In the following description, numerous specific details are set forth, such as particular structures, components, materials, dimensions, processing steps and techniques, in order to provide an understanding of the various embodiments of the present application. However, it will be appreciated by one of ordinary skill in the art that the various embodiments of the present application may be practiced without these specific details. In other instances, well-known structures or processing steps have not been described in detail in order to avoid obscuring the present application.

It will be understood that when an element as a layer, region or substrate is referred to as being “on” or “over” another element, it can be directly on the other element or intervening elements may also be present. In contrast, when an element is referred to as being “directly on” or “directly over” another element, there are no intervening elements present. It will also be understood that when an element is referred to as being “beneath” or “under” another element, it can be directly beneath or under the other element, or intervening elements may be present. In contrast, when an element is referred to as being “directly beneath” or “directly under” another element, there are no intervening elements present.

Referring first to FIG. 1, there is illustrated an exemplary semiconductor structure (i.e., a material stack) that includes, from bottom to top, a handle substrate 10L, a first insulator layer 12L, a first semiconductor material layer 14L, a second insulator layer 16L, and a second semiconductor material layer 18L that can be employed in accordance with an embodiment of the present application.

In one embodiment of the present application, the handle substrate 10L may include at least one semiconductor material that has semiconductor properties. Examples of materials that have semiconducting properties and thus can be employed as the semiconductor material that provides the handle substrate 10L include silicon (Si), germanium (Ge), silicon germanium alloys (SiGe), silicon carbide (SiC), silicon germanium carbide (SiGeC), III-V compound semiconductors and/or II-VI compound semiconductors. III-V compound semiconductors are materials that include at least one element from Group III of the Periodic Table of Elements and at least one element from Group V of the Periodic Table of Elements. II-VI compound semiconductors are materials that include at least one element from Group II of the Periodic Table of Elements and at least one element from Group VI of the Periodic Table of Elements. In one embodiment, the handle substrate 10L is composed entirely of silicon.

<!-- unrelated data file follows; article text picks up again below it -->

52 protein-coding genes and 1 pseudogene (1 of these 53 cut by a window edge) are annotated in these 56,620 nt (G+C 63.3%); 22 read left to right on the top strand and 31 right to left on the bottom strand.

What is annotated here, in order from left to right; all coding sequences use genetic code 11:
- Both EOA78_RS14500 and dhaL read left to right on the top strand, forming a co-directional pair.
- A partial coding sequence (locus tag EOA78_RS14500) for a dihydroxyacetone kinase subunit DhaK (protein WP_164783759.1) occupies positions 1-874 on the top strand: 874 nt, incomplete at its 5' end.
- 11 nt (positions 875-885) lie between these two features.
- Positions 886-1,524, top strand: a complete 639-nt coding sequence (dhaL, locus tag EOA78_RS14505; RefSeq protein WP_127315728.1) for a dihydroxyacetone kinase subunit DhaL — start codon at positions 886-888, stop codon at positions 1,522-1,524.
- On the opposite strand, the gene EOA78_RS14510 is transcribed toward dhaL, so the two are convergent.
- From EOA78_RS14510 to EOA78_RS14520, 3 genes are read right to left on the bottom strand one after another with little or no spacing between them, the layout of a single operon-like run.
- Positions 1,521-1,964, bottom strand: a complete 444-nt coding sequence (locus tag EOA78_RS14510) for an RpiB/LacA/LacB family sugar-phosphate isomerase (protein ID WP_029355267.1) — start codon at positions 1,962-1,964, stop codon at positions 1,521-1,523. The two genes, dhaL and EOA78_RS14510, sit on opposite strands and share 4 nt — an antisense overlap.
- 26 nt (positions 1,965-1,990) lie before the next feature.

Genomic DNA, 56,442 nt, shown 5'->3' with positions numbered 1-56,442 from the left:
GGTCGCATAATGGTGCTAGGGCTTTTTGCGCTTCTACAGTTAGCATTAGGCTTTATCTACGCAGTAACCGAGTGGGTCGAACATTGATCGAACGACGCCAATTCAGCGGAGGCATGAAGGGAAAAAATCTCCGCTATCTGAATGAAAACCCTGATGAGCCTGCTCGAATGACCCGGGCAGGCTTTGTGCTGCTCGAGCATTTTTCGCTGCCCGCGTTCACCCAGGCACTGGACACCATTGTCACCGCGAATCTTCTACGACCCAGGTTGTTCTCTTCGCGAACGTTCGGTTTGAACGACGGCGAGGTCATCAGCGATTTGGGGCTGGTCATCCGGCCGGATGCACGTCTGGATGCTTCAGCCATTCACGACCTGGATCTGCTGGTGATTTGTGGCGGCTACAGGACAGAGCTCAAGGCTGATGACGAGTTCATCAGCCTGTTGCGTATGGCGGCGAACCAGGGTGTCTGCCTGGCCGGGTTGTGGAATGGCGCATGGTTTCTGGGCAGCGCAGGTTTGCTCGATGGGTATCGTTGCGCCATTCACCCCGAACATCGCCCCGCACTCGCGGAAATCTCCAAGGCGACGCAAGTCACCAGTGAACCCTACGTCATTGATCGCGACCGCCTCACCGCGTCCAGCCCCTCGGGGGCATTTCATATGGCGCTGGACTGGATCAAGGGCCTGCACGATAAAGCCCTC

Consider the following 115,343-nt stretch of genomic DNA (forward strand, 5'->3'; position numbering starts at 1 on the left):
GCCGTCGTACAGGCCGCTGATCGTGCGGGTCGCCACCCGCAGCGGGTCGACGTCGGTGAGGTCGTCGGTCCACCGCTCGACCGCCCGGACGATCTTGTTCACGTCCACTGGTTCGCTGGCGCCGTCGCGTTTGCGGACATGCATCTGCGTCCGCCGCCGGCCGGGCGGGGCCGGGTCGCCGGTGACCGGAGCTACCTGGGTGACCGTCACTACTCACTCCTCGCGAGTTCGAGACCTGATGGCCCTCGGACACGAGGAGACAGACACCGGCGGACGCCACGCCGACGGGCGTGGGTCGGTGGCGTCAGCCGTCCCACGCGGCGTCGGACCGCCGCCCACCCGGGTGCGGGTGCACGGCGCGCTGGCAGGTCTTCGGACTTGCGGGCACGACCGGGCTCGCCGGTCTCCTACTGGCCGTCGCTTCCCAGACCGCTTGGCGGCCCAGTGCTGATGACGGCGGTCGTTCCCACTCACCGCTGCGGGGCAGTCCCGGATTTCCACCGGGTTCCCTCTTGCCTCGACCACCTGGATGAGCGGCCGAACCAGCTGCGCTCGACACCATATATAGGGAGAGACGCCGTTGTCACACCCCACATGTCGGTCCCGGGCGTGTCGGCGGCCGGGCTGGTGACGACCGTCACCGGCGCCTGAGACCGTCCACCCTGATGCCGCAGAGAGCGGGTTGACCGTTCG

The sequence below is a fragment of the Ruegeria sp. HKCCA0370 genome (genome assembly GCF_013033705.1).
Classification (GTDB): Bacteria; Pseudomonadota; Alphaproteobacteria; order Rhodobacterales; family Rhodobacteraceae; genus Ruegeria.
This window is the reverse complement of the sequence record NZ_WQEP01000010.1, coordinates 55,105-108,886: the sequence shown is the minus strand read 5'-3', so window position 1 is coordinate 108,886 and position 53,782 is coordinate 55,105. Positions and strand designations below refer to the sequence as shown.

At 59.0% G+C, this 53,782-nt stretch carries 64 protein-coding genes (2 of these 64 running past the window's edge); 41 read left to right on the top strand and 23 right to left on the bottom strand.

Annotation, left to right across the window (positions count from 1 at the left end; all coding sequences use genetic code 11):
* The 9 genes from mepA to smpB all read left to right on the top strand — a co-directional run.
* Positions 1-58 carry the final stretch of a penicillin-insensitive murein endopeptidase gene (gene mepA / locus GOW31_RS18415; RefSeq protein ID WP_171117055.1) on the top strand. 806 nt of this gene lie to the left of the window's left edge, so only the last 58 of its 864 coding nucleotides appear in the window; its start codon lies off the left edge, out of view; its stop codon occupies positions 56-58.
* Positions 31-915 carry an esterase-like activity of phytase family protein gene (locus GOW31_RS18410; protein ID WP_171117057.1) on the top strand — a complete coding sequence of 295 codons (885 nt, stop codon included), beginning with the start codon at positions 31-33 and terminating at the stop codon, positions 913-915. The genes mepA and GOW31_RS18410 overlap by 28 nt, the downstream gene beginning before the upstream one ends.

In another embodiment of the present application, the handle substrate 10L may be composed of a non-semiconductor material including, for example, a dielectric material and/or a conductive material.

When the handle substrate 10L is composed of at least one semiconductor material, the at least one semiconductor material that provides the handle substrate 10L may be single crystalline, polycrystalline or amorphous. In one example, the handle substrate 10L is composed of single crystalline silicon.

When the handle substrate 10L is composed of at least one semiconductor material, the at least one semiconductor material that provides the handle substrate 10L may have any of the well known crystal orientations. For example, the crystal orientation of the handle substrate 10L may be {100}, {110}, or {111}. Other crystallographic orientations besides those specifically mentioned can also be used in the present application.

The first insulator layer 12L of the exemplary semiconductor structure shown in FIG. 1 may be a crystalline or non-crystalline dielectric material such as an oxide and/or nitride. In one embodiment, the first insulator layer 12L is a dielectric oxide such as, for example, silicon dioxide. In another embodiment of the present application, the first insulator layer 12L may be a dielectric nitride such as, for example, silicon nitride or boron nitride. In yet another embodiment of the present application, the first insulator layer 12L may include a stack of a dielectric oxide and a dielectric nitride. In one example, a stack of, in any order, silicon dioxide and silicon nitride or boron nitride may be employed as the first insulator layer 12L. The first insulator layer 12L may have a thickness from 10 nm to 200 nm, although other thicknesses that are lesser than, or greater than, the aforementioned thickness range may also be employed as the thickness of the first insulator layer 12L.